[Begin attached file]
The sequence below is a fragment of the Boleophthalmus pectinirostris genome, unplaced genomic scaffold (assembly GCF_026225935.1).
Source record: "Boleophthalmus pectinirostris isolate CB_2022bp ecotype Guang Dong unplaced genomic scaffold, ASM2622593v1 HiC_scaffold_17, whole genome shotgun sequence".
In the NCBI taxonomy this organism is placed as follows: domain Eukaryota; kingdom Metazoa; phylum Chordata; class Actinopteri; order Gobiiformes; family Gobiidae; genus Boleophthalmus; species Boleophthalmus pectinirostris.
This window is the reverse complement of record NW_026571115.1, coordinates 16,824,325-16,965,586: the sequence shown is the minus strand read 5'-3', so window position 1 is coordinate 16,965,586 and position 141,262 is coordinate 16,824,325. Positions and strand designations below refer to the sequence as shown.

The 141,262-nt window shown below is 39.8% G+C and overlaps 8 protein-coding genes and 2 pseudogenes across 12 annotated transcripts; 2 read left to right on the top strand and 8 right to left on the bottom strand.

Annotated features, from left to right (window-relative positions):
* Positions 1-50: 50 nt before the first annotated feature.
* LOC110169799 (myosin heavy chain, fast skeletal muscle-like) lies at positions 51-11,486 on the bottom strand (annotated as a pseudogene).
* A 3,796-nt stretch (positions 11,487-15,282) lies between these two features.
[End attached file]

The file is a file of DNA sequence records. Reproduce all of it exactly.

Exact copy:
The sequence below is a fragment of the Boleophthalmus pectinirostris genome, unplaced genomic scaffold (assembly GCF_026225935.1).
Source record: "Boleophthalmus pectinirostris isolate CB_2022bp ecotype Guang Dong unplaced genomic scaffold, ASM2622593v1 HiC_scaffold_17, whole genome shotgun sequence".
In the NCBI taxonomy this organism is placed as follows: domain Eukaryota; kingdom Metazoa; phylum Chordata; class Actinopteri; order Gobiiformes; family Gobiidae; genus Boleophthalmus; species Boleophthalmus pectinirostris.
This window is the reverse complement of record NW_026571115.1, coordinates 16,824,325-16,965,586: the sequence shown is the minus strand read 5'-3', so window position 1 is coordinate 16,965,586 and position 141,262 is coordinate 16,824,325. Positions and strand designations below refer to the sequence as shown.

The 141,262-nt window shown below is 39.8% G+C and overlaps 8 protein-coding genes and 2 pseudogenes across 12 annotated transcripts; 2 read left to right on the top strand and 8 right to left on the bottom strand.

Annotated features, from left to right (window-relative positions):
* Positions 1-50: 50 nt before the first annotated feature.
* LOC110169799 (myosin heavy chain, fast skeletal muscle-like) lies at positions 51-11,486 on the bottom strand (annotated as a pseudogene).
* A 3,796-nt stretch (positions 11,487-15,282) lies between these two features.